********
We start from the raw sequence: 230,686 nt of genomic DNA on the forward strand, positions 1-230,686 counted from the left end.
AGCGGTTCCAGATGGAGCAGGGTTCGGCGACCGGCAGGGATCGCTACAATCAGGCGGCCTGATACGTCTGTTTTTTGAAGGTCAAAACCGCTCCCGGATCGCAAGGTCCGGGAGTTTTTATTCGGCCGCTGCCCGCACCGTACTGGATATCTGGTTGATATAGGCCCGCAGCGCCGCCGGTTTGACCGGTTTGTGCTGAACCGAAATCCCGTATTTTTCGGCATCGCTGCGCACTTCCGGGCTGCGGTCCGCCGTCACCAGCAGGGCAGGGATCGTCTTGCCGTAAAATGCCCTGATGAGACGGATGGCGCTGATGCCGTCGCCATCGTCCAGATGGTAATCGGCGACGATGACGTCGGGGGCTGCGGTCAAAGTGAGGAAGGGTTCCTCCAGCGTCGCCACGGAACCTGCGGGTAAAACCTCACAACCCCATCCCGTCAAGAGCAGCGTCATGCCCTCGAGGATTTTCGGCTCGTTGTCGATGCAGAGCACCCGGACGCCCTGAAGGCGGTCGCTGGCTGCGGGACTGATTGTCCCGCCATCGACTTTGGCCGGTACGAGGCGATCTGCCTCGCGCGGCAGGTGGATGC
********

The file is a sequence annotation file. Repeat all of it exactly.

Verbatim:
We start from the raw sequence: 230,686 nt of genomic DNA on the forward strand, positions 1-230,686 counted from the left end.
AGCGGTTCCAGATGGAGCAGGGTTCGGCGACCGGCAGGGATCGCTACAATCAGGCGGCCTGATACGTCTGTTTTTTGAAGGTCAAAACCGCTCCCGGATCGCAAGGTCCGGGAGTTTTTATTCGGCCGCTGCCCGCACCGTACTGGATATCTGGTTGATATAGGCCCGCAGCGCCGCCGGTTTGACCGGTTTGTGCTGAACCGAAATCCCGTATTTTTCGGCATCGCTGCGCACTTCCGGGCTGCGGTCCGCCGTCACCAGCAGGGCAGGGATCGTCTTGCCGTAAAATGCCCTGATGAGACGGATGGCGCTGATGCCGTCGCCATCGTCCAGATGGTAATCGGCGACGATGACGTCGGGGGCTGCGGTCAAAGTGAGGAAGGGTTCCTCCAGCGTCGCCACGGAACCTGCGGGTAAAACCTCACAACCCCATCCCGTCAAGAGCAGCGTCATGCCCTCGAGGATTTTCGGCTCGTTGTCGATGCAGAGCACCCGGACGCCCTGAAGGCGGTCGCTGGCTGCGGGACTGATTGTCCCGCCATCGACTTTGGCCGGTACGAGGCGATCTGCCTCGCGCGGCAGGTGGATGC